The Archives 2011

June 23, 2011
Astros 5
Rangers 4

Downs and Lee

If Matt Downs had Carlos Lee's at-bats, he'd have 18 homers.

Or maybe you prefer the statement in its other direction: if Carlos Lee had Matt Downs' home run rate, Caballo would have 18 homers.

Expressed either way, the story is told. Lee in actuality has five shots.

As most of Houston and all of the rest of America spent its time last year bashing Carlos Lee in general and our signing of him in specific, I never once thought that he'd lost the ability to hit.

Even as a fat old man, his approach is so sound. And after another horrible start, I'm betting that Lee returns to form averagewise and finishes over .300 this year. But on the other hand, as more and more of his flyballs expire at the track, it's pretty clear that his power is gone.

Too bad he's not a second baseman, huh?

As offense continues to decline throughout the majors, the value of a player who hits .300 and doesn't strike out, regardless of his place in the defensive spectrum, will be highlighted a little bit to those who'd forgotten during the bloated steroid years.

But as Downs' numbers suggest, the difference between the actuality and the onetime expectation as regards Carlos will also continue to be readily apparent. June 16, 2011

Pirates 5
Astros 0

Pence Hit Streak, Arnsberg Firing

Too bad about Hunter Pence's hitting streak--especially since he's had five hits in the two games since his streak was broken in the opener of the Pirates series.

Back in '06, when Willy T set the record Hunter had been gunning for, it took Taveras nine games to get five post-streak hits. I remember taking a look at the sheer unlikeliness of Taveras' streak back then, and that nine-in-five business above is a good gauge of that, I think.

Pence had 39 hits in the 23 games that made up his streak; Taveras had 45 in the 30 that made up his. Not a huge difference: Willy T had 1-1/2 hits per game, Pence had 1.7.

Hit streaks are by their nature fluky. But it's interesting to note that Willy T (at least as he was then) and Hunter are of a type: fairly undisciplined, speedy .270-.280 hitters who got hot.

Still, while I would have bet the farm back then that Taveras would never have another 30-game hit streak, I'm pretty sure Pence has another 23-gamer inside him.

Too bad about Brad Arnsberg, too. But I'm holding my outrage, as others around the net seem unable to. You know, I'm glad that Brett Myers pitched well last year. But when your relievers are 15th in the league in ERA, and so are your starters, I don't care who's got what philosophy, I'm not gonna be surprised--or outraged--if someone gets canned.

I still expect (and want) Ed Wade to be axed at the end of the 2011 campaign. But I won't be holding the firing of Brad Arnsberg against him.

During the Braves series this past weekend, it was mentioned that the Braves had reached the .500 mark as a franchise, and that got me thinking of the Astros. I remember something from April of '07, where after a series-opening win over the Brewers, the official site had let us know that the Astros would be playing for a .500 record all-time that night.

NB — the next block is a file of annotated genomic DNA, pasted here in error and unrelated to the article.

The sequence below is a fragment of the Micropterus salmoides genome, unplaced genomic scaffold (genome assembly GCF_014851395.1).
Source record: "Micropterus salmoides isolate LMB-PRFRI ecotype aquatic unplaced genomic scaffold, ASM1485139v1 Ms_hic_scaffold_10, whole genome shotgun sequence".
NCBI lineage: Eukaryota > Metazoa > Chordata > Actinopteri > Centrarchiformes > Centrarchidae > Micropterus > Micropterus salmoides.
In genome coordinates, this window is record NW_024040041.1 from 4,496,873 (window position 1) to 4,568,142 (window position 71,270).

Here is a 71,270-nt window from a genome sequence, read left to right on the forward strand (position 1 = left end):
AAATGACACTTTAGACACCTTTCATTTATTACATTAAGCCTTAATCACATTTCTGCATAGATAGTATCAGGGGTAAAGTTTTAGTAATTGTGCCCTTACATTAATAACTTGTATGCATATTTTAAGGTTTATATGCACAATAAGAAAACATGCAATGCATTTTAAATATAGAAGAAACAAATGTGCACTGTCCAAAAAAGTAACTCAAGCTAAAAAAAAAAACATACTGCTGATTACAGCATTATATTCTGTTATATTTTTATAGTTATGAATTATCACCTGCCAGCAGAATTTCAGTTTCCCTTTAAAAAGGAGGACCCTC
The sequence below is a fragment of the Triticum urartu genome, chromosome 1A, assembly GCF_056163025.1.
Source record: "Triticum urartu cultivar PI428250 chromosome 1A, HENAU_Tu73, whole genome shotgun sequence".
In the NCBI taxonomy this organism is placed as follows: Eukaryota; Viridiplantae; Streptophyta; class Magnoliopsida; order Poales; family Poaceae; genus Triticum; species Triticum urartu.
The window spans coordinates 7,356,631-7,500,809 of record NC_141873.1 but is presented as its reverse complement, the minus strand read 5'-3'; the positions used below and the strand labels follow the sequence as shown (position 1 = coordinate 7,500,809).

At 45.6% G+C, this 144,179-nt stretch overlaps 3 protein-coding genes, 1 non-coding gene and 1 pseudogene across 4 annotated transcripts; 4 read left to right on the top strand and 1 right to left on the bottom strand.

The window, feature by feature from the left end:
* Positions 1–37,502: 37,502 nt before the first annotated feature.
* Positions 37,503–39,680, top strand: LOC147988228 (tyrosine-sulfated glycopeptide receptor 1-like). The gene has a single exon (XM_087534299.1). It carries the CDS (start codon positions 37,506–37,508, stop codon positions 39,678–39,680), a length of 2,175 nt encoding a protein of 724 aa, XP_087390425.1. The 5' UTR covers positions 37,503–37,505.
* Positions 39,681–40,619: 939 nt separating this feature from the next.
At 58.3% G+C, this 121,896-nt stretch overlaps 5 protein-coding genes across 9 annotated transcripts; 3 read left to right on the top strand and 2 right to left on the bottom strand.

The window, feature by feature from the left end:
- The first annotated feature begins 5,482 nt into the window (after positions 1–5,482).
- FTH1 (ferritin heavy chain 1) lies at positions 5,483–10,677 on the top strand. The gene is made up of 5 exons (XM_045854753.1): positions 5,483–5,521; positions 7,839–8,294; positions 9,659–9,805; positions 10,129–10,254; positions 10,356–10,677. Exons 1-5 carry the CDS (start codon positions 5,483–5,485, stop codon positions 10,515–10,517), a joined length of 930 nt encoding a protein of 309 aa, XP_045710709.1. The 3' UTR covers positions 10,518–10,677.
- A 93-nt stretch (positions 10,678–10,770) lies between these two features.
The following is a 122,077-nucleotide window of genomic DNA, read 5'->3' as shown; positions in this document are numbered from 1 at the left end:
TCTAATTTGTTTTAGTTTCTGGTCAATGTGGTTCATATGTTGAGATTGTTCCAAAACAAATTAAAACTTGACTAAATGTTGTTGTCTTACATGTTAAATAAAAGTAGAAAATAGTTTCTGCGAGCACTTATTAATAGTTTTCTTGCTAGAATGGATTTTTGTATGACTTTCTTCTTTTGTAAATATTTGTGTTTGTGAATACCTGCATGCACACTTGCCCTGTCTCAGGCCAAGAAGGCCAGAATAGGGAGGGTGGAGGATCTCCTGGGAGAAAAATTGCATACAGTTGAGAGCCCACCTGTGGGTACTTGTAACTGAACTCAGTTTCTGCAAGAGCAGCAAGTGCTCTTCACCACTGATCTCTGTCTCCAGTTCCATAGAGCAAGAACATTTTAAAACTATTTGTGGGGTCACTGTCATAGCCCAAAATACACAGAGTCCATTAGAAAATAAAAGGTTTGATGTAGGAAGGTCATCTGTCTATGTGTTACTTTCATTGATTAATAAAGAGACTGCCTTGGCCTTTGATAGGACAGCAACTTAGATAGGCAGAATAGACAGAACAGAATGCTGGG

And I remember that the 'Stros had lost, and basically tanked the '07 season from there.

Looking at it now, that Saturday night when the Astros were a game away from break-even seems a long way away. With the Pirates having swept us, Houston is now 53 games under .500.

'Course, under .500 is where the Houston ballclub is used to being. In the entire history of the franchise, the Astros have spent a total of 33 games at or above .500.

Wish I could find that article from 2007 on the official site now, though. Because I don't remember it mentioning that the club had in fact been over .500 for 20 days in '06.

The whole thing got me so nostalgic for 2006 that I made a funny looking line graph, just like I often used to when I was running The Crawfish Boxes.

And since I made it, I figured I'd share it:

Click to enlarge

May 4, 2011

Reds 3
Astros 2

A Lyon Bastard

OK, so you gotta hope that Brad Mills has learned his lesson: that anytime your closer gives up 4 hits over 1/3 of an inning or less, you need to remove him immediately, because you are about to lose.

Brandon Lyon has four blown saves, which is a number that leads the majors, and his WHIP of 2.12 is worse than 216 of the 230 pitchers who have made a major league appearance this year. His WHIP is even worse than Ryan Franklin's. Can you imagine?

Of course, you can't blame Lyon for all of this. It's not his fault that his talent level is south of what it takes to be a closer. And of course it's not his fault that Ed Wade offered him a contract that would pay him $5 million a year. Hell, I would have signed it, too.

The shame is that with the hitting they've shown at a time when the bats are usually cold, this team could have made the summer fun. But since no-one expects the team to be any good, and because Drayton is in GTFO mode, relief pitching is not going to be addressed. And we'll probably lose 90 or 95 games.

Like JD might say: doesn't have to be.

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or you could search '05, '06, and '07 for some of my opinions expressed at my old blog, The Crawfish Boxes

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